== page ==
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Seal hunting in Canada dates back over hundreds of years, but only more recently in the mid-20th century has it become extremely controversial. In the National Geographic article ‘Demand For Seal Products Has Fallen – So Why Do Canadians Keep Hunting?’ the author looks at the past and current status of the Canadian sealing industry and its uncertain future.

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Dams that were built on the Saskatchewan River during the 1960s and 1980s have had no environmental assessments and have caused difficulties for biodiversity in the river and consequently, the indigenous way of life around the river. This is being discussed in the media because their licences are being renewed which would increase and aggravate the already existing issues. The purpose of this article was to explain the political actors around the issue of relicensing the E.B. Campbell and Nipawin dams. There are quite a few actors involved in the situation:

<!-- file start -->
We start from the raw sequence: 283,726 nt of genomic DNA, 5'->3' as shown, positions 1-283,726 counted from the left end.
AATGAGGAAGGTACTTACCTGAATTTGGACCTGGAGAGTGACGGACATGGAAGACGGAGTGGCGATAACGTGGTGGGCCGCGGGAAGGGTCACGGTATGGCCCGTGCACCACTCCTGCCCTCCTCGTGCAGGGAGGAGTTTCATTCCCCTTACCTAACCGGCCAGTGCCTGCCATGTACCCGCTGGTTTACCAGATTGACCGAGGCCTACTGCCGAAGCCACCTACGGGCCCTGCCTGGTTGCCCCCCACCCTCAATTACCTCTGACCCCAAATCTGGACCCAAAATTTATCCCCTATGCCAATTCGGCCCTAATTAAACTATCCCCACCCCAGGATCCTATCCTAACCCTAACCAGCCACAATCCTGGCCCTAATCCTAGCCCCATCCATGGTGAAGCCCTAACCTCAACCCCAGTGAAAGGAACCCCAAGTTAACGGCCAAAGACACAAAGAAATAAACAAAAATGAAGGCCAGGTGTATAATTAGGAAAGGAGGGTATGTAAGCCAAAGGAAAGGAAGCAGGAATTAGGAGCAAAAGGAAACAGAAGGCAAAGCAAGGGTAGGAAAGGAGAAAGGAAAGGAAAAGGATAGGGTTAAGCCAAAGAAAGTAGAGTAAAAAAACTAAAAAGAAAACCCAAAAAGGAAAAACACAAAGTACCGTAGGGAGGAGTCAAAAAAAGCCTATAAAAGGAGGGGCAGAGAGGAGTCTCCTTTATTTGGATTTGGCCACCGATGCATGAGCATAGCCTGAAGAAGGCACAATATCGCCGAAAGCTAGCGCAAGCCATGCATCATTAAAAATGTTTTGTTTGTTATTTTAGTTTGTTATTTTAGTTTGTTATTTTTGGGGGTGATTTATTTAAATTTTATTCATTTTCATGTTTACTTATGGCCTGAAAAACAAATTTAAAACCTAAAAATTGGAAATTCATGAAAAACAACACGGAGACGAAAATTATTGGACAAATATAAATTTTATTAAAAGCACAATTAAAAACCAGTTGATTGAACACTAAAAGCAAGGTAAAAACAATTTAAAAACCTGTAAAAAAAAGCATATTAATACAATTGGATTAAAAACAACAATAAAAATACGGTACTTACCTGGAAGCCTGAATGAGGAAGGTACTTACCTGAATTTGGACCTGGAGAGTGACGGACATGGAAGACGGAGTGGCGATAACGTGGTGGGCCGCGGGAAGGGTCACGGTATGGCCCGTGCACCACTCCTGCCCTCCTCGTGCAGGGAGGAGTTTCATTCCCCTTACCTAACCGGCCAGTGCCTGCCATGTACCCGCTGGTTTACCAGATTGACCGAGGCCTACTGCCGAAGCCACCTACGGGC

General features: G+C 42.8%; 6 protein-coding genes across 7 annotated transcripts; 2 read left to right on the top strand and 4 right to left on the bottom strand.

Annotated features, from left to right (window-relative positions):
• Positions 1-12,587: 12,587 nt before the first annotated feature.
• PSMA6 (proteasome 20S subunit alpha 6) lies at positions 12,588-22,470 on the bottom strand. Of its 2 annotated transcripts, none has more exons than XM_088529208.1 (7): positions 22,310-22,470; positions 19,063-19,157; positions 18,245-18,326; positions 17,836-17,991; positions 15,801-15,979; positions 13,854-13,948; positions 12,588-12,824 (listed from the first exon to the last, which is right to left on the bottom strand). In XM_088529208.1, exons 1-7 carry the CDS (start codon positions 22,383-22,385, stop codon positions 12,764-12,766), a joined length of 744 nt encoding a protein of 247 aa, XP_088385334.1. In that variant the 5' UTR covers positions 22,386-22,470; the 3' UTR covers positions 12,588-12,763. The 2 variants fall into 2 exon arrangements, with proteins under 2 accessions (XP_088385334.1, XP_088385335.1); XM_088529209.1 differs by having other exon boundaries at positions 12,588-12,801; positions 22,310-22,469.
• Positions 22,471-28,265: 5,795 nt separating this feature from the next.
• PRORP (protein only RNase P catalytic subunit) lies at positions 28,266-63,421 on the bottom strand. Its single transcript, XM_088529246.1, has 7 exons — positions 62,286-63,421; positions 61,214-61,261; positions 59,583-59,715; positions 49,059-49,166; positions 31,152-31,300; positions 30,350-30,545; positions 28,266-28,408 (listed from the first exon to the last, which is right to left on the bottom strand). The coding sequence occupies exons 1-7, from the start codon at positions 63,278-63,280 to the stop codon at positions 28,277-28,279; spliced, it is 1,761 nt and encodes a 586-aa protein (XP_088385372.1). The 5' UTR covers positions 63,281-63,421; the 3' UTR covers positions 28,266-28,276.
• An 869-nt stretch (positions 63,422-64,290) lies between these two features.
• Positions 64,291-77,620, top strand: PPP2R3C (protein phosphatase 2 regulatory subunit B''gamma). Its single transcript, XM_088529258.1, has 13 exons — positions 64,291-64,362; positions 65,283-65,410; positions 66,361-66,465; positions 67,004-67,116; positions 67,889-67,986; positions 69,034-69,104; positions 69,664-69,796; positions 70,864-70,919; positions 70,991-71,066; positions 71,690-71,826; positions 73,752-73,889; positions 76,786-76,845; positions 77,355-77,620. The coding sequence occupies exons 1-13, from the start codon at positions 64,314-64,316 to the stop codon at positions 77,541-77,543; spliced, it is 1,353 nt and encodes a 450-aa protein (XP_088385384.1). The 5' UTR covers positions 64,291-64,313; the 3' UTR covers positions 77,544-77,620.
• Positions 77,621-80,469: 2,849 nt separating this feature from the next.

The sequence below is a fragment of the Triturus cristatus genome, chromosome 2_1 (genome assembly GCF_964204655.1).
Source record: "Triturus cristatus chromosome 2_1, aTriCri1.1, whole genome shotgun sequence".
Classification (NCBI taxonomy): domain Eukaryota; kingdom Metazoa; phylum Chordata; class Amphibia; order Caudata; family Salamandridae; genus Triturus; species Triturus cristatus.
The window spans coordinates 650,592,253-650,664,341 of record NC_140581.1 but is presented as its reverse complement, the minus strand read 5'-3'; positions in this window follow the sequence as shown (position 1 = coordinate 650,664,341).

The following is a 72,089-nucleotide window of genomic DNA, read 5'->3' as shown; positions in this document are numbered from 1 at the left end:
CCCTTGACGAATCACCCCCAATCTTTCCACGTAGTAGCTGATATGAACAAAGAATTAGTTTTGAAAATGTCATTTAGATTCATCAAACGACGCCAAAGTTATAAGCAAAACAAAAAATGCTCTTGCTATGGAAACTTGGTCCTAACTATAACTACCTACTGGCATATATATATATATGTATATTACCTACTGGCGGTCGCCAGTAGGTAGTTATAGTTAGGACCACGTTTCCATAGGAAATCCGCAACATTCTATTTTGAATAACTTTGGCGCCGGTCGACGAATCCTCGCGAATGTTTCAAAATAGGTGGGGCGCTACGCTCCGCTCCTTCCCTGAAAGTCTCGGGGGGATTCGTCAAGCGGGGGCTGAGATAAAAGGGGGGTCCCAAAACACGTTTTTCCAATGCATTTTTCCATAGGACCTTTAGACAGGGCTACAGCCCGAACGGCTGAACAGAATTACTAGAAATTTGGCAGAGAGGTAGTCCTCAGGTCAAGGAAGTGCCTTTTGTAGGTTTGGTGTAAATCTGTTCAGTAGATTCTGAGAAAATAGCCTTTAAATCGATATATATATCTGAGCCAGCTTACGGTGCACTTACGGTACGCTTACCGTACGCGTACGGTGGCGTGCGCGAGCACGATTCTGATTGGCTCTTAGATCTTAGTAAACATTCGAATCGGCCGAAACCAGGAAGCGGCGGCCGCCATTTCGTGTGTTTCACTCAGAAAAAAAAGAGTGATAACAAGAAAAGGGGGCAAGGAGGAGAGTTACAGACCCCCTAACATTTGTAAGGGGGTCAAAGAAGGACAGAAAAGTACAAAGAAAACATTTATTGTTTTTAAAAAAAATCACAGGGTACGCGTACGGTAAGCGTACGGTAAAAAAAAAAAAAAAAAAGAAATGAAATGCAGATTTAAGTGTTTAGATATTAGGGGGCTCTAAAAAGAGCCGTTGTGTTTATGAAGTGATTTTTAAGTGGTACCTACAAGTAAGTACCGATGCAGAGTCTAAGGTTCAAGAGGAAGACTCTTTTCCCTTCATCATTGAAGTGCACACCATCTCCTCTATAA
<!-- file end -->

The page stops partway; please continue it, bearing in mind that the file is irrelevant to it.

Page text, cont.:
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The purpose of the article I chose was to bring awareness to the negative contributions of pollution coming from the Canadian side of Lake St. Clair. Detroit, Michigan and Sarnia, Ontario are two cities that border Lake St. Clair and St. Clair river. This article looks at the Canadian side of the lake and the factories such as Shell Canada’s fuel dock that contribute to the pollution of the water and air. Sarnia is within the Canadian Chemical Valley, which is an area that produces 40% of petrochemicals for Canada. There have been a large number of chemical spills in St.

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